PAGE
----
A bipartisan quartet of influential lawmakers threatened to block Russia’s entry into the World Trade Organization if the Bush administration fails to secure definitive commitments from Moscow to improve intellectual property rights protection.
In a letter sent Thursday to the White House, which has been weighing Russia’s admission into the WTO, Sens. Charles Grassley (R-Iowa) and Max Baucus (D-Mont.) and Reps. Bill Thomas (R-Calif.) and Charles Rangel (D-N.Y.) underscored the country’s documented poor record on protection of intellectual property rights and also questioned its commitment to science-based standards for agricultural trade policies.
“Every prospective WTO member, however, must demonstrate its willingness, ability and commitment to abide by WTO rules. Unfortunately, Russia has not yet done so,” they wrote.
Entry into WTO would first require Congress to confer “Permanent Normal Trade Relations” status on Russia. As leaders of committees that would make that determination, the lawmakers said, “Until Russia addresses these critical issues in a meaningful way, we cannot support granting PNTR to Russia.”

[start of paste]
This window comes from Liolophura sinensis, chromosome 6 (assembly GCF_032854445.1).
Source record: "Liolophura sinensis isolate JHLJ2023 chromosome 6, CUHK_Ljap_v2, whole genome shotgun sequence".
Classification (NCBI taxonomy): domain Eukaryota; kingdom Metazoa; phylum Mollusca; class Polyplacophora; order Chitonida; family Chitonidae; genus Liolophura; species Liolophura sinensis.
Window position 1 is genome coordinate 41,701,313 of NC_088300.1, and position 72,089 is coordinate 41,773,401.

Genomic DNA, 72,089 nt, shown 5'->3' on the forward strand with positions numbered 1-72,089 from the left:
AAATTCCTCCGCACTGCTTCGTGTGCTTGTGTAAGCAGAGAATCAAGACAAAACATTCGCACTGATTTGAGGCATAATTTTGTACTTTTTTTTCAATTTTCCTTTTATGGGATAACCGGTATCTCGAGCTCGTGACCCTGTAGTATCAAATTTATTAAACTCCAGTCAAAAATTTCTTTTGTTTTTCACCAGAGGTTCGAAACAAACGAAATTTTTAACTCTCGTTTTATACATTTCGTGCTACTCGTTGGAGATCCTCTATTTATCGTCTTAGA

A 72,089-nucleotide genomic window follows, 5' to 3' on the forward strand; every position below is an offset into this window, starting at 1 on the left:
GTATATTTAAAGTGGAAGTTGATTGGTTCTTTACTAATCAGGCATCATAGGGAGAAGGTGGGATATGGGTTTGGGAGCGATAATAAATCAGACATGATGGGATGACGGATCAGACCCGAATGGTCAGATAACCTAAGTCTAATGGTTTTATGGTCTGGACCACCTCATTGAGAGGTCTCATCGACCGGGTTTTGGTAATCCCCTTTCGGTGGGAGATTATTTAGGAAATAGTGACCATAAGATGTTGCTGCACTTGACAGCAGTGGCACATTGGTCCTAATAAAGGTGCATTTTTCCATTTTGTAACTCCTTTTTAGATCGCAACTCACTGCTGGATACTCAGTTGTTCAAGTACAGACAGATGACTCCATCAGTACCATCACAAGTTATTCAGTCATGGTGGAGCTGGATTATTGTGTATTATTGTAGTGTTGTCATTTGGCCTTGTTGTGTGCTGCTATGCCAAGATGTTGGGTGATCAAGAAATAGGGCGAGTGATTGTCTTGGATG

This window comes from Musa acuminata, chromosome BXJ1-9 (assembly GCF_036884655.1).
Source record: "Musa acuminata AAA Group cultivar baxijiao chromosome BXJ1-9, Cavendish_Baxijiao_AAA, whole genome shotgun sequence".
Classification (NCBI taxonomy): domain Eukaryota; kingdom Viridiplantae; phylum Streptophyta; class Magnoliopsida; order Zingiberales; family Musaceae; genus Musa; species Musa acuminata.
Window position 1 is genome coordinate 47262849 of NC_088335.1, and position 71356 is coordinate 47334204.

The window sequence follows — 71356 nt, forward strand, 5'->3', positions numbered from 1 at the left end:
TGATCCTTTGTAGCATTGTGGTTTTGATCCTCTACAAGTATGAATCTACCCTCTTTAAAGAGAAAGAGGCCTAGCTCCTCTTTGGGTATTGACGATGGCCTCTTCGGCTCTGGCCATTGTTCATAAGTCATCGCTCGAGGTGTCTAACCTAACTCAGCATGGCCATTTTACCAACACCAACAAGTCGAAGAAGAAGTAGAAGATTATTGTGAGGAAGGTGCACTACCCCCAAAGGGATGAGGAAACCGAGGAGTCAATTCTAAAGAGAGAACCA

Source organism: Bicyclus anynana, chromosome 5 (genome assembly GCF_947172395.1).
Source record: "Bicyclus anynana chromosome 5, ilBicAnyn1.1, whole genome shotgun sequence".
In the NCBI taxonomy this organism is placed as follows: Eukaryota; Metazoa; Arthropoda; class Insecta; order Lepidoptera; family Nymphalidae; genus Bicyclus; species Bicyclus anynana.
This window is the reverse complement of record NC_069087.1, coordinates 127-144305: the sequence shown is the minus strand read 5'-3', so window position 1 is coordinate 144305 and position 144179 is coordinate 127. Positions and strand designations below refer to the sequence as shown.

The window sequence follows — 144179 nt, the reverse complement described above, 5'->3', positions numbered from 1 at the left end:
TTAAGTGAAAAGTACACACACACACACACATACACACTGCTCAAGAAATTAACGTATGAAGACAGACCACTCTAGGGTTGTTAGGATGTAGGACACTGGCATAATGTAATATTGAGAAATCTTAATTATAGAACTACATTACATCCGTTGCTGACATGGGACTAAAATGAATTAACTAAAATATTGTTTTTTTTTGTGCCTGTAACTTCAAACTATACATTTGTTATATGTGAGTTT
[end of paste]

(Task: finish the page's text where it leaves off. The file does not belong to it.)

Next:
Citing “egregious and costly violations of copyright, patent and trademark protections” in Russia as well as “inadequate enforcement action by Russian authorities,” the congressmen cautioned against taking on faith just promises to do better.
“Now, the Russian government is considering a major step backwards,” they continued. “Russia is set to annul all of its existing IPR laws and make IPR violators subject to civil rather than criminal penalties. It would also put Russia out of compliance with international and bilateral commitments to protect intellectual property rights.”